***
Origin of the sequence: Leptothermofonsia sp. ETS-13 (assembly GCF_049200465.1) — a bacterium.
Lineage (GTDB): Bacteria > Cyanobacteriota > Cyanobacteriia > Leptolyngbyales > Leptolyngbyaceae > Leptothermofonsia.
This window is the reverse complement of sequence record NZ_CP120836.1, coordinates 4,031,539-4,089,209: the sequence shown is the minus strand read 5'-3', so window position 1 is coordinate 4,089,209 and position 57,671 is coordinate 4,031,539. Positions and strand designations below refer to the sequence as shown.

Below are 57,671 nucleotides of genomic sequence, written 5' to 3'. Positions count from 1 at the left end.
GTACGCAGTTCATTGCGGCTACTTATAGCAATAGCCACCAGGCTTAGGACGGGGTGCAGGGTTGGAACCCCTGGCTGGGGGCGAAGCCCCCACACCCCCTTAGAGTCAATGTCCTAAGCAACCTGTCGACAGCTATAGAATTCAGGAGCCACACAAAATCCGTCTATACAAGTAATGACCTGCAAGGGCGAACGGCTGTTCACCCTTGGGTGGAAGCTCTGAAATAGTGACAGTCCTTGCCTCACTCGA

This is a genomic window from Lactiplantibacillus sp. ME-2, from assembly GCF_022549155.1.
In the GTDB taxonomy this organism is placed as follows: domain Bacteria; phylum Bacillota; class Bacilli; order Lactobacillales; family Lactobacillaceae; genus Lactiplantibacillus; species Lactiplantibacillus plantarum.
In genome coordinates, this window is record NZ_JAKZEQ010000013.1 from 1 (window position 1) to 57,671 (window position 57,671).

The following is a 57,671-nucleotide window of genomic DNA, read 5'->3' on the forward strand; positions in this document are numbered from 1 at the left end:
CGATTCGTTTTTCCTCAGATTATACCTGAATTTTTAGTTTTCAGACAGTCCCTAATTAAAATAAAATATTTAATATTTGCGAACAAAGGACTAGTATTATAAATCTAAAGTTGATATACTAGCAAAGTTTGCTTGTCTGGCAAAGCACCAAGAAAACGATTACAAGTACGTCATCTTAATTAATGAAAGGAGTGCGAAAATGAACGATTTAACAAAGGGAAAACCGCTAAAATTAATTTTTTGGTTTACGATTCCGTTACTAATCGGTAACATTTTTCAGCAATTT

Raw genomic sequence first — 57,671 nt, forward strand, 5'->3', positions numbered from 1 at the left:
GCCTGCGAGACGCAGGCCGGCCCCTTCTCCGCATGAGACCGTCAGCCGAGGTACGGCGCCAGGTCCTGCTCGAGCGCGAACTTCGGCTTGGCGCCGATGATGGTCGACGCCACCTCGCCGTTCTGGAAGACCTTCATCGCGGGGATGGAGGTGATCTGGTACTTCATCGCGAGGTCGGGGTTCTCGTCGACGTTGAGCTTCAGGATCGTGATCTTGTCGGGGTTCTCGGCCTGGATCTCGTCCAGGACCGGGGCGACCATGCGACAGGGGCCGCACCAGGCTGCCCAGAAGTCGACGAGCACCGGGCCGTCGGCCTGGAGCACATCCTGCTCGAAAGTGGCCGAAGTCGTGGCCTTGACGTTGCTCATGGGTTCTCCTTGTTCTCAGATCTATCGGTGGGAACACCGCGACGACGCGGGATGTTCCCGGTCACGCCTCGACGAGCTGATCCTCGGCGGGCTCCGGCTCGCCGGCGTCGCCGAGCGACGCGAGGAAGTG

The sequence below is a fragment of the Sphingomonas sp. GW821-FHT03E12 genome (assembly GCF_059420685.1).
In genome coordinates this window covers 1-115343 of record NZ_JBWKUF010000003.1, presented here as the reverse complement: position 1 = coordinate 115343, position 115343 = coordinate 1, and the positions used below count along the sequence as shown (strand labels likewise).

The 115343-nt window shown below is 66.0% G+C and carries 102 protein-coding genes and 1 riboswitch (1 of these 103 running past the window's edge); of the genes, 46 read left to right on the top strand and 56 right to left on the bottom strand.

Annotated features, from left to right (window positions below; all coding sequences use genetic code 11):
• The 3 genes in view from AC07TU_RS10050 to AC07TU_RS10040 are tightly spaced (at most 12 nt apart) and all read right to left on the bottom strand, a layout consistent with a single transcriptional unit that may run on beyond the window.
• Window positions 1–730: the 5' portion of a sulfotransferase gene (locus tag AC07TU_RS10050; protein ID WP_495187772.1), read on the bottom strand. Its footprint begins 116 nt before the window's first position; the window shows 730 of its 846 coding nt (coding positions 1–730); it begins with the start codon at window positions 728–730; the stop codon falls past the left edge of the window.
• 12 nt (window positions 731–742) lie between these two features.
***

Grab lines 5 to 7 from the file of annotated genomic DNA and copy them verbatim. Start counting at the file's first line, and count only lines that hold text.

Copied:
GTACGCAGTTCATTGCGGCTACTTATAGCAATAGCCACCAGGCTTAGGACGGGGTGCAGGGTTGGAACCCCTGGCTGGGGGCGAAGCCCCCACACCCCCTTAGAGTCAATGTCCTAAGCAACCTGTCGACAGCTATAGAATTCAGGAGCCACACAAAATCCGTCTATACAAGTAATGACCTGCAAGGGCGAACGGCTGTTCACCCTTGGGTGGAAGCTCTGAAATAGTGACAGTCCTTGCCTCACTCGA

This is a genomic window from Lactiplantibacillus sp. ME-2, from assembly GCF_022549155.1.
In the GTDB taxonomy this organism is placed as follows: domain Bacteria; phylum Bacillota; class Bacilli; order Lactobacillales; family Lactobacillaceae; genus Lactiplantibacillus; species Lactiplantibacillus plantarum.